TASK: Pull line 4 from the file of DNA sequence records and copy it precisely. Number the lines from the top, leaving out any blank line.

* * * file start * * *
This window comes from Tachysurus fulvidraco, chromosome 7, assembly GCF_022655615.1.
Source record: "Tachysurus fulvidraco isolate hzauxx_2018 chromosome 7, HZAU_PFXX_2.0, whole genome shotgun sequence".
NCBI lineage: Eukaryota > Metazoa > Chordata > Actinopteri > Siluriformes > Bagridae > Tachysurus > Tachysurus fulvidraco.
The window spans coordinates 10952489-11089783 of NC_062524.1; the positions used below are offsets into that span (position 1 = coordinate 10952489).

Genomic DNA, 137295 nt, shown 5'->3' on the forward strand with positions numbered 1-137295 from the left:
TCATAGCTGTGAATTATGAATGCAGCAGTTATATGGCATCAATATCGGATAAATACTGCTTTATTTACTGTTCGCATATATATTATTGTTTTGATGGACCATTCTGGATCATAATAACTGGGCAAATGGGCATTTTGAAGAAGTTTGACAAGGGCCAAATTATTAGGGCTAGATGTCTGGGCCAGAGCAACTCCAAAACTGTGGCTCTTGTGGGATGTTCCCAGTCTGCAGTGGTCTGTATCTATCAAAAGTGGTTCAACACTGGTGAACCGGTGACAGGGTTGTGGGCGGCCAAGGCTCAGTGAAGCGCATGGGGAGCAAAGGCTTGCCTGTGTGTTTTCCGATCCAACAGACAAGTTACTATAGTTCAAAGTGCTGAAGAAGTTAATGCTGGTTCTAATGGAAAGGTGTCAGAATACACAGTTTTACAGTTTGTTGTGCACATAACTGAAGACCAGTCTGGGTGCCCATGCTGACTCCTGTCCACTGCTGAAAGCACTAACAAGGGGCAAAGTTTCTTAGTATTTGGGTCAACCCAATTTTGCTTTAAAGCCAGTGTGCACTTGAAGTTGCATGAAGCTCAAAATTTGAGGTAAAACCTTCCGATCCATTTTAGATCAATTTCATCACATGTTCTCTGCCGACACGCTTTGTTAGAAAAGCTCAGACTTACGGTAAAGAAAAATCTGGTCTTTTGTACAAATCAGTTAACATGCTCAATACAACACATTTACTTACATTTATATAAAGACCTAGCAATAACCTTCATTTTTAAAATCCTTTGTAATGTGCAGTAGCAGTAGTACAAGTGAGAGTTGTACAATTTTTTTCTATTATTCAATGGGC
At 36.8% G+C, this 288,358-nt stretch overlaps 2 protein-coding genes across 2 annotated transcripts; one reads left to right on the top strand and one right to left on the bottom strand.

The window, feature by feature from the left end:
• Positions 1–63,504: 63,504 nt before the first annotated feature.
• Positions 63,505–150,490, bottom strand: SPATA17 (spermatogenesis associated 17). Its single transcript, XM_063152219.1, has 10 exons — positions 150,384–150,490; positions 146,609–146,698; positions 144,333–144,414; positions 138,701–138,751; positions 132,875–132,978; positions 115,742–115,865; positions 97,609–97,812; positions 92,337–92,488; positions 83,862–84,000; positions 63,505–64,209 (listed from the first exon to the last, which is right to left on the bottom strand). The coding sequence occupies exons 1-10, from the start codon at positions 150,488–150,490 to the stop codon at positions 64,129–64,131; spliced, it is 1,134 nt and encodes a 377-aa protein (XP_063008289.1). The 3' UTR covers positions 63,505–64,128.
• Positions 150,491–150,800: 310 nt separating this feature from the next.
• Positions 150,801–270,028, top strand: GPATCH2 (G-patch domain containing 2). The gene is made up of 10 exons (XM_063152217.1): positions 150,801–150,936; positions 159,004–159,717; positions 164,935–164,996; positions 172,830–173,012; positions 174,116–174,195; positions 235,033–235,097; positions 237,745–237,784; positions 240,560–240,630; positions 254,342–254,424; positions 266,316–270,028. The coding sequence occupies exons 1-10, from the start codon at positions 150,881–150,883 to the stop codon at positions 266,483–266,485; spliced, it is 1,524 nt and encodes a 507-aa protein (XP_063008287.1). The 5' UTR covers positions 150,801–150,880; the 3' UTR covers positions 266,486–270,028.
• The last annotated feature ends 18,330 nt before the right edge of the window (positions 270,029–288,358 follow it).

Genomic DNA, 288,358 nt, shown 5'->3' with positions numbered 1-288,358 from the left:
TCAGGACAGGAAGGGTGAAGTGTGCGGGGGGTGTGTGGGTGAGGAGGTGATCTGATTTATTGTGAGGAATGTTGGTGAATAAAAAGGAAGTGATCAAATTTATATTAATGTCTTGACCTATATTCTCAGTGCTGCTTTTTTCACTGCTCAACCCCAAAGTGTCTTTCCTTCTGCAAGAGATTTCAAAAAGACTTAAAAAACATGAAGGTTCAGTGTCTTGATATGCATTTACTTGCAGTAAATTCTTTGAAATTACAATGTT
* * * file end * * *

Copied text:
The window spans coordinates 10952489-11089783 of NC_062524.1; the positions used below are offsets into that span (position 1 = coordinate 10952489).